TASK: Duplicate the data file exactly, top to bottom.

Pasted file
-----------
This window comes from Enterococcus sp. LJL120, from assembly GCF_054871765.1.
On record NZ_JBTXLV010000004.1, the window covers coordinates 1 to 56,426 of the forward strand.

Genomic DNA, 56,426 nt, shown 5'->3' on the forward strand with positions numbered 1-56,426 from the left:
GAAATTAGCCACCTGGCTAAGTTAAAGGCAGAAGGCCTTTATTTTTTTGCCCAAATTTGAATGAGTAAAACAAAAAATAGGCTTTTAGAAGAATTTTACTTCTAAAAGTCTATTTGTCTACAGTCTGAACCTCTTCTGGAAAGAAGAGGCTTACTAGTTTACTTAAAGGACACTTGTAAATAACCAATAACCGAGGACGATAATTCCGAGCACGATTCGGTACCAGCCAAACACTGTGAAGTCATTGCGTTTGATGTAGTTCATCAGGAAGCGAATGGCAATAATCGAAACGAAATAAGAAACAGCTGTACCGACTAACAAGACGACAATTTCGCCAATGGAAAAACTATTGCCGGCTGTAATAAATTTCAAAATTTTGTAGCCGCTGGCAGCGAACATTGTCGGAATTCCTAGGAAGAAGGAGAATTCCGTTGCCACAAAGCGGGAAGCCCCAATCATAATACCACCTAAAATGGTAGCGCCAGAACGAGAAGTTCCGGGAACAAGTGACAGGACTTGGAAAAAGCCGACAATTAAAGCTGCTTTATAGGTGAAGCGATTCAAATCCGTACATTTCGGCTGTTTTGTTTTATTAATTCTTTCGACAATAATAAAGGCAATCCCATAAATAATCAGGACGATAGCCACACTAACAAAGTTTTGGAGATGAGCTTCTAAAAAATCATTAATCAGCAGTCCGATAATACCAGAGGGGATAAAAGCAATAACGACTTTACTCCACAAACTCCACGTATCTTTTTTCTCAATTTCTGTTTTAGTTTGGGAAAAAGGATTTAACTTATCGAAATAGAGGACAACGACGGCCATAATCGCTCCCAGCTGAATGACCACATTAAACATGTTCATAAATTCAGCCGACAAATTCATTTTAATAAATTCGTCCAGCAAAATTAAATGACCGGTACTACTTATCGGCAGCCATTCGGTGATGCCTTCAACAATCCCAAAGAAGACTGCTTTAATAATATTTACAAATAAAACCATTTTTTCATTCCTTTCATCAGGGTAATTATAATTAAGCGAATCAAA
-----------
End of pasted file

This window comes from Enterococcus sp. LJL120, from assembly GCF_054871765.1.
On record NZ_JBTXLV010000004.1, the window covers coordinates 1 to 56,426 of the forward strand.

Genomic DNA, 56,426 nt, shown 5'->3' on the forward strand with positions numbered 1-56,426 from the left:
GAAATTAGCCACCTGGCTAAGTTAAAGGCAGAAGGCCTTTATTTTTTTGCCCAAATTTGAATGAGTAAAACAAAAAATAGGCTTTTAGAAGAATTTTACTTCTAAAAGTCTATTTGTCTACAGTCTGAACCTCTTCTGGAAAGAAGAGGCTTACTAGTTTACTTAAAGGACACTTGTAAATAACCAATAACCGAGGACGATAATTCCGAGCACGATTCGGTACCAGCCAAACACTGTGAAGTCATTGCGTTTGATGTAGTTCATCAGGAAGCGAATGGCAATAATCGAAACGAAATAAGAAACAGCTGTACCGACTAACAAGACGACAATTTCGCCAATGGAAAAACTATTGCCGGCTGTAATAAATTTCAAAATTTTGTAGCCGCTGGCAGCGAACATTGTCGGAATTCCTAGGAAGAAGGAGAATTCCGTTGCCACAAAGCGGGAAGCCCCAATCATAATACCACCTAAAATGGTAGCGCCAGAACGAGAAGTTCCGGGAACAAGTGACAGGACTTGGAAAAAGCCGACAATTAAAGCTGCTTTATAGGTGAAGCGATTCAAATCCGTACATTTCGGCTGTTTTGTTTTATTAATTCTTTCGACAATAATAAAGGCAATCCCATAAATAATCAGGACGATAGCCACACTAACAAAGTTTTGGAGATGAGCTTCTAAAAAATCATTAATCAGCAGTCCGATAATACCAGAGGGGATAAAAGCAATAACGACTTTACTCCACAAACTCCACGTATCTTTTTTCTCAATTTCTGTTTTAGTTTGGGAAAAAGGATTTAACTTATCGAAATAGAGGACAACGACGGCCATAATCGCTCCCAGCTGAATGACCACATTAAACATGTTCATAAATTCAGCCGACAAATTCATTTTAATAAATTCGTCCAGCAAAATTAAATGACCGGTACTACTTATCGGCAGCCATTCGGTGATGCCTTCAACAATCCCAAAGAAGACTGCTTTAATAATATTTACAAATAAAACCATTTTTTCATTCCTTTCATCAGGGTAATTATAATTAAGCGAATCAAA